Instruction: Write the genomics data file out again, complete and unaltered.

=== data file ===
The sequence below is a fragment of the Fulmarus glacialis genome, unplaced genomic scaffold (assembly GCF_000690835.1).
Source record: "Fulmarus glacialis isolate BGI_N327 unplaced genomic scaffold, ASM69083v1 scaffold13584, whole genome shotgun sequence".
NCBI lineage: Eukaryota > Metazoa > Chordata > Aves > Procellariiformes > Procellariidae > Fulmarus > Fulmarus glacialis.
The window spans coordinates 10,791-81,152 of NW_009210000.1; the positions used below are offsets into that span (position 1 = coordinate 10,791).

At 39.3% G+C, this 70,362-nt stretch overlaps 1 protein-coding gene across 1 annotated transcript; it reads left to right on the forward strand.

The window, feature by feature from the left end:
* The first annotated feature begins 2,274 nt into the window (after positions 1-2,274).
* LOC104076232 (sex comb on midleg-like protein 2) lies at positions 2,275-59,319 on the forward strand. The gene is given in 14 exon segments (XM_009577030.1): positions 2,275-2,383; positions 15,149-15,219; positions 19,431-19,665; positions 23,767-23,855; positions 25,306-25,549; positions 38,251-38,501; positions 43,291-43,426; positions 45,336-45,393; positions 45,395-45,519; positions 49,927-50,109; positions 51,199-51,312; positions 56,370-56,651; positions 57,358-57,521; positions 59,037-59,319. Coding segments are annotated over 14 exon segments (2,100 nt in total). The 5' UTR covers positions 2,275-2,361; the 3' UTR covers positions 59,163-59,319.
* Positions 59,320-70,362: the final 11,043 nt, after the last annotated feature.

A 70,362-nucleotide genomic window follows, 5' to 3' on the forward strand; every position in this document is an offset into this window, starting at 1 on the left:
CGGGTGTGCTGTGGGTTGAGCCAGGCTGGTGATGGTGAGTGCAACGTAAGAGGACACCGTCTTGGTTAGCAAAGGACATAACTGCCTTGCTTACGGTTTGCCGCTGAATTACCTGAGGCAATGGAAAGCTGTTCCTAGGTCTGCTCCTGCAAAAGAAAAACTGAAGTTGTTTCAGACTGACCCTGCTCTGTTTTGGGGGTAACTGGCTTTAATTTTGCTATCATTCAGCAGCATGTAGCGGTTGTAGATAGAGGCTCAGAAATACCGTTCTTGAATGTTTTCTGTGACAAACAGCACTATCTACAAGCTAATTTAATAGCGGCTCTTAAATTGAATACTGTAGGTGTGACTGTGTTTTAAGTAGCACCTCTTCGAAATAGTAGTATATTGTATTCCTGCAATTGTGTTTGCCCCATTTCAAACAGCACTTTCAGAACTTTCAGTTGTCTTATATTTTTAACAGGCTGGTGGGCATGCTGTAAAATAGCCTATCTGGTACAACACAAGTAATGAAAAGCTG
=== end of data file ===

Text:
The sequence below is a fragment of the Fulmarus glacialis genome, unplaced genomic scaffold (assembly GCF_000690835.1).
Source record: "Fulmarus glacialis isolate BGI_N327 unplaced genomic scaffold, ASM69083v1 scaffold13584, whole genome shotgun sequence".
NCBI lineage: Eukaryota > Metazoa > Chordata > Aves > Procellariiformes > Procellariidae > Fulmarus > Fulmarus glacialis.
The window spans coordinates 10,791-81,152 of NW_009210000.1; the positions used below are offsets into that span (position 1 = coordinate 10,791).

At 39.3% G+C, this 70,362-nt stretch overlaps 1 protein-coding gene across 1 annotated transcript; it reads left to right on the forward strand.

The window, feature by feature from the left end:
* The first annotated feature begins 2,274 nt into the window (after positions 1-2,274).
* LOC104076232 (sex comb on midleg-like protein 2) lies at positions 2,275-59,319 on the forward strand. The gene is given in 14 exon segments (XM_009577030.1): positions 2,275-2,383; positions 15,149-15,219; positions 19,431-19,665; positions 23,767-23,855; positions 25,306-25,549; positions 38,251-38,501; positions 43,291-43,426; positions 45,336-45,393; positions 45,395-45,519; positions 49,927-50,109; positions 51,199-51,312; positions 56,370-56,651; positions 57,358-57,521; positions 59,037-59,319. Coding segments are annotated over 14 exon segments (2,100 nt in total). The 5' UTR covers positions 2,275-2,361; the 3' UTR covers positions 59,163-59,319.
* Positions 59,320-70,362: the final 11,043 nt, after the last annotated feature.

A 70,362-nucleotide genomic window follows, 5' to 3' on the forward strand; every position in this document is an offset into this window, starting at 1 on the left:
CGGGTGTGCTGTGGGTTGAGCCAGGCTGGTGATGGTGAGTGCAACGTAAGAGGACACCGTCTTGGTTAGCAAAGGACATAACTGCCTTGCTTACGGTTTGCCGCTGAATTACCTGAGGCAATGGAAAGCTGTTCCTAGGTCTGCTCCTGCAAAAGAAAAACTGAAGTTGTTTCAGACTGACCCTGCTCTGTTTTGGGGGTAACTGGCTTTAATTTTGCTATCATTCAGCAGCATGTAGCGGTTGTAGATAGAGGCTCAGAAATACCGTTCTTGAATGTTTTCTGTGACAAACAGCACTATCTACAAGCTAATTTAATAGCGGCTCTTAAATTGAATACTGTAGGTGTGACTGTGTTTTAAGTAGCACCTCTTCGAAATAGTAGTATATTGTATTCCTGCAATTGTGTTTGCCCCATTTCAAACAGCACTTTCAGAACTTTCAGTTGTCTTATATTTTTAACAGGCTGGTGGGCATGCTGTAAAATAGCCTATCTGGTACAACACAAGTAATGAAAAGCTG